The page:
The Telegraph
Sunday , August 10 , 2014
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Is it an issue of too much red tape?

Calcutta: Amending any Code, be it the Code of Conduct for Players and Player Support Personnel or the Anti-Corruption Code for Participants, isn’t a simple matter for the International Cricket Council (ICC).

Or so it seems.

Consider this: The ICC began reviewing the Anti-Corruption Code in 2011, after Michael Beloff, QC, made observations with regard to Mohammed Aamer’s five-year ban.

Well, three years on, it’s “still a work in progress,” as a top source of The Telegraph put it.

Apparently, there’s too much of red tape. The ICC’s legal wing gets into the act, then the countries who have a seat on the Board and, then, the legal personnel once again.

“It’s fair to say that changing the Anti-Corruption Code hasn’t always been a priority for the Board... That’s why it remains a work in progress,” the top source added.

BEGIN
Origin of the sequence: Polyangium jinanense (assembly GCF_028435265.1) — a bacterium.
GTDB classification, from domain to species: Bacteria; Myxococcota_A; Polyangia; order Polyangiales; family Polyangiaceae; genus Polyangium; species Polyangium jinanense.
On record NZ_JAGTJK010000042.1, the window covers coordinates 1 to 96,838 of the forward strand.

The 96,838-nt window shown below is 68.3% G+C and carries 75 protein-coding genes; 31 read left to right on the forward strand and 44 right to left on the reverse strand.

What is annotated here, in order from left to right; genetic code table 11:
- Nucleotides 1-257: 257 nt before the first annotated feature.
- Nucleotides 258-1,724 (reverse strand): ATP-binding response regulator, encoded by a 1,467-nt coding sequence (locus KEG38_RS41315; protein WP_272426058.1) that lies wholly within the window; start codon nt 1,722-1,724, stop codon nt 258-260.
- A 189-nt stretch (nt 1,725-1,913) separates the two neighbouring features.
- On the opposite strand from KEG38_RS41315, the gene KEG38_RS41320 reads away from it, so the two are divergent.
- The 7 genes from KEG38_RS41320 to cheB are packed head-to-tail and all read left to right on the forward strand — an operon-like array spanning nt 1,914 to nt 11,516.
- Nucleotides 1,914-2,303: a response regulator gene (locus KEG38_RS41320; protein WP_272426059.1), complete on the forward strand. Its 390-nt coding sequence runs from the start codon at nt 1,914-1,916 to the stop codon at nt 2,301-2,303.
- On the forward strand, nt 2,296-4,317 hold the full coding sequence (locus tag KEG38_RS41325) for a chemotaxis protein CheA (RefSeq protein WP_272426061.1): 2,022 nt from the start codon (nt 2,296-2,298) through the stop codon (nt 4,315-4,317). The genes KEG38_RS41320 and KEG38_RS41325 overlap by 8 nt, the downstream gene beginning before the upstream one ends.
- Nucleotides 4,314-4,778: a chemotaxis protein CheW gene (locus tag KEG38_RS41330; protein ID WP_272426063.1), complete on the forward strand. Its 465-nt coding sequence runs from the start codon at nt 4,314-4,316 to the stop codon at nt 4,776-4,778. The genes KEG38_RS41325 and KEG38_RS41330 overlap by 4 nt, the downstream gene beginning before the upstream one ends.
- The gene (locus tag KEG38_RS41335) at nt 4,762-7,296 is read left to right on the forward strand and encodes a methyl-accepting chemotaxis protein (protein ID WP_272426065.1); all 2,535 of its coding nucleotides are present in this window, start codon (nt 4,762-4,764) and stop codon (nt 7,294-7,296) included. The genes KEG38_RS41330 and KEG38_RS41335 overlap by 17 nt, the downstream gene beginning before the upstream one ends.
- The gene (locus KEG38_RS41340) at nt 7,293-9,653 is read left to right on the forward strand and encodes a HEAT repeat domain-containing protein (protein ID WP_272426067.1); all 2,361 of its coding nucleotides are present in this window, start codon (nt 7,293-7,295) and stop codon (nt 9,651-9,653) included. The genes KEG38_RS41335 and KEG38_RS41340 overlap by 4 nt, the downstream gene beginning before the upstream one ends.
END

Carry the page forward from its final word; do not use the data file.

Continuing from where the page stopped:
Does that reflect well on the ICC, though?

Beloff, it may be recalled, sought amendments to the Anti-Corruption Code to allow “flexibility in relation to minimum sentences in exceptional circumstances.”

Currently, on an issue of corruption, the minimum ban is for five years. Maximum is a lifetime.

Beloff, clearly, would have imposed a lighter sentence on Aamer. However, he had to follow the rule book and penalise him for spot-fixing.

Aamer was then in his teens.

Later, Aamer was handed a six-month sentence in a criminal conviction at the Southwark Crown Court, in London. He was released after half his sentence.

A few days ago, ICC-appointed judicial commissioner Gordon Lewis urged the world body to “conduct an immediate review of its Code of Conduct.”

Lewis (rightly) felt that the James Anderson-Ravindra Jadeja hearings he’d presided over “highlighted a number of inadequacies.”

On Friday, though, ICC chairman Narayanswamy Srinivasan ruled out an immediate relook at the Code of Conduct.

Is it because of the red tape involved?

One isn’t sure. What can be said is that some in the ICC are rather confused at this point in time.

It’s to be seen, then, to what extent Lewis is eventually heeded.

The ICC’s next Board meeting, in Dubai, is in October. Any movement on any front is unlikely to take place before that.